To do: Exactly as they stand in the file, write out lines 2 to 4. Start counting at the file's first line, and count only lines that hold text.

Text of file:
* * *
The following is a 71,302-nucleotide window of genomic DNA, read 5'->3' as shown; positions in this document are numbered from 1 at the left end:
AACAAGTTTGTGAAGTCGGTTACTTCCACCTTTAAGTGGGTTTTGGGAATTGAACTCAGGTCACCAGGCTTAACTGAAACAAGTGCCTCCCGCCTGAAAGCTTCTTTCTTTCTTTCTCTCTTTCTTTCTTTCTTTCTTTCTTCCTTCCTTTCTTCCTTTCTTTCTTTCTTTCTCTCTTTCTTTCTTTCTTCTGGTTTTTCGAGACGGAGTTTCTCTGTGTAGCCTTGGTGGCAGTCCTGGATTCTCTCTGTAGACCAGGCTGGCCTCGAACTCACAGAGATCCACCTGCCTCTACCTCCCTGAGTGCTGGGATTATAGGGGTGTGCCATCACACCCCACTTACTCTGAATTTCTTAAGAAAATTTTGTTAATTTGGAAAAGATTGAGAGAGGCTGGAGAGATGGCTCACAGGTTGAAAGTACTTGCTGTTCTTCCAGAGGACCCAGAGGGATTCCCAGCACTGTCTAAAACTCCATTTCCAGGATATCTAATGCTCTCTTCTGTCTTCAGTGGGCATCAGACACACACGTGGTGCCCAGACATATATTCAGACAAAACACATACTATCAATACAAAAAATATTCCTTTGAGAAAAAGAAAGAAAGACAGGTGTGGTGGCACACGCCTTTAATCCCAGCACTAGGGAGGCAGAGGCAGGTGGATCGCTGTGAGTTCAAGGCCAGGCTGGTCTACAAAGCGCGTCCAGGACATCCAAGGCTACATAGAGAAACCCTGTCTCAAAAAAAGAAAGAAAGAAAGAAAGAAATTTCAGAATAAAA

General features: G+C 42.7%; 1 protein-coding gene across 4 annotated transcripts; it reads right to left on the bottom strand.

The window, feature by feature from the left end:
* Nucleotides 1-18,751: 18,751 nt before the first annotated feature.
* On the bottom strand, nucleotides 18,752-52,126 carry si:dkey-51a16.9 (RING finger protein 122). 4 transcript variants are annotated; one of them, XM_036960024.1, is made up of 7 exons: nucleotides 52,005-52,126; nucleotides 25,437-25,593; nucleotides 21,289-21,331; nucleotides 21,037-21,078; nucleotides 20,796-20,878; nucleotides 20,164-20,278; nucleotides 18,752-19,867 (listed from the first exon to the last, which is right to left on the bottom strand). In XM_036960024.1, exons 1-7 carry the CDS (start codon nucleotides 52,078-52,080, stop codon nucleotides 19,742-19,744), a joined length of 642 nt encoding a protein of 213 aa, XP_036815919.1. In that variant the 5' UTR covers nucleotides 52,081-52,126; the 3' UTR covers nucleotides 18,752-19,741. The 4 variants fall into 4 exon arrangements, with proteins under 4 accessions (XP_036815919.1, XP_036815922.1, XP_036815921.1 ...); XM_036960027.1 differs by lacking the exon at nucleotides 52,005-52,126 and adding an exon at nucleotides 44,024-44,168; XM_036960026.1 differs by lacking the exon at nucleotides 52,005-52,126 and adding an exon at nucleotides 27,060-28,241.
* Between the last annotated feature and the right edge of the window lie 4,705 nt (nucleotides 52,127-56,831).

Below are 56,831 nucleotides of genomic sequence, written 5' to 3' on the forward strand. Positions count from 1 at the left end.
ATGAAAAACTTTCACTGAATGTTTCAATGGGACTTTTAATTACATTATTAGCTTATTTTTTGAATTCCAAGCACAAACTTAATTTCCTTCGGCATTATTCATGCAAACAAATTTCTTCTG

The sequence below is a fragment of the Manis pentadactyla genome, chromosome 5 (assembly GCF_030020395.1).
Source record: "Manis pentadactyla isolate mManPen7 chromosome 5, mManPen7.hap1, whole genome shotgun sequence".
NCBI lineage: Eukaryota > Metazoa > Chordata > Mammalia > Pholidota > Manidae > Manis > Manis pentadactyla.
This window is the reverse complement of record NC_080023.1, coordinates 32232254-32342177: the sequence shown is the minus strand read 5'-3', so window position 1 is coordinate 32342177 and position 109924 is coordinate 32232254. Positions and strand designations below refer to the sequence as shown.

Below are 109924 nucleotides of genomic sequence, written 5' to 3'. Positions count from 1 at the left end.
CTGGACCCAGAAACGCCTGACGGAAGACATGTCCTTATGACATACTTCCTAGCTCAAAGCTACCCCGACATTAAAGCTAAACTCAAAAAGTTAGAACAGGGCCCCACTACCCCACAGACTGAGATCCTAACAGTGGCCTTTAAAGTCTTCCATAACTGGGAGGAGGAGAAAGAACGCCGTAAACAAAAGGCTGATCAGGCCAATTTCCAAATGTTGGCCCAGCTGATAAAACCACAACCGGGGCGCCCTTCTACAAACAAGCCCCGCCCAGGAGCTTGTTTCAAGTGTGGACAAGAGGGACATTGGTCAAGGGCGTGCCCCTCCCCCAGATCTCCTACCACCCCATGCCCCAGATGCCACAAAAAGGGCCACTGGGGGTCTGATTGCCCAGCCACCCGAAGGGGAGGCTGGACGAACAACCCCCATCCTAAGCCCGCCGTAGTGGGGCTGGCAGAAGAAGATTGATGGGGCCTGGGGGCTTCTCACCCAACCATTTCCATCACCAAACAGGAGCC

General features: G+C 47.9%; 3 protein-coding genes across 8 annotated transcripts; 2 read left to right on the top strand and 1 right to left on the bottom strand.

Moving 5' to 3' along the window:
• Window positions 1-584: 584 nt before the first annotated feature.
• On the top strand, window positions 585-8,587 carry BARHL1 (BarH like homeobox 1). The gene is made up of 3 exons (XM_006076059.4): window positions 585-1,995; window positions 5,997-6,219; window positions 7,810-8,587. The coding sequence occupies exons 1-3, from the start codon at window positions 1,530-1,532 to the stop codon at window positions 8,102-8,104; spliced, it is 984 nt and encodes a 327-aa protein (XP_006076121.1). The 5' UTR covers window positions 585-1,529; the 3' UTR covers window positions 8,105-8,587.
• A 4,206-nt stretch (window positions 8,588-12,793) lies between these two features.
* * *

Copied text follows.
AACAAGTTTGTGAAGTCGGTTACTTCCACCTTTAAGTGGGTTTTGGGAATTGAACTCAGGTCACCAGGCTTAACTGAAACAAGTGCCTCCCGCCTGAAAGCTTCTTTCTTTCTTTCTCTCTTTCTTTCTTTCTTTCTTTCTTCCTTCCTTTCTTCCTTTCTTTCTTTCTTTCTCTCTTTCTTTCTTTCTTCTGGTTTTTCGAGACGGAGTTTCTCTGTGTAGCCTTGGTGGCAGTCCTGGATTCTCTCTGTAGACCAGGCTGGCCTCGAACTCACAGAGATCCACCTGCCTCTACCTCCCTGAGTGCTGGGATTATAGGGGTGTGCCATCACACCCCACTTACTCTGAATTTCTTAAGAAAATTTTGTTAATTTGGAAAAGATTGAGAGAGGCTGGAGAGATGGCTCACAGGTTGAAAGTACTTGCTGTTCTTCCAGAGGACCCAGAGGGATTCCCAGCACTGTCTAAAACTCCATTTCCAGGATATCTAATGCTCTCTTCTGTCTTCAGTGGGCATCAGACACACACGTGGTGCCCAGACATATATTCAGACAAAACACATACTATCAATACAAAAAATATTCCTTTGAGAAAAAGAAAGAAAGACAGGTGTGGTGGCACACGCCTTTAATCCCAGCACTAGGGAGGCAGAGGCAGGTGGATCGCTGTGAGTTCAAGGCCAGGCTGGTCTACAAAGCGCGTCCAGGACATCCAAGGCTACATAGAGAAACCCTGTCTCAAAAAAAGAAAGAAAGAAAGAAAGAAATTTCAGAATAAAA

General features: G+C 42.7%; 1 protein-coding gene across 4 annotated transcripts; it reads right to left on the bottom strand.

The window, feature by feature from the left end: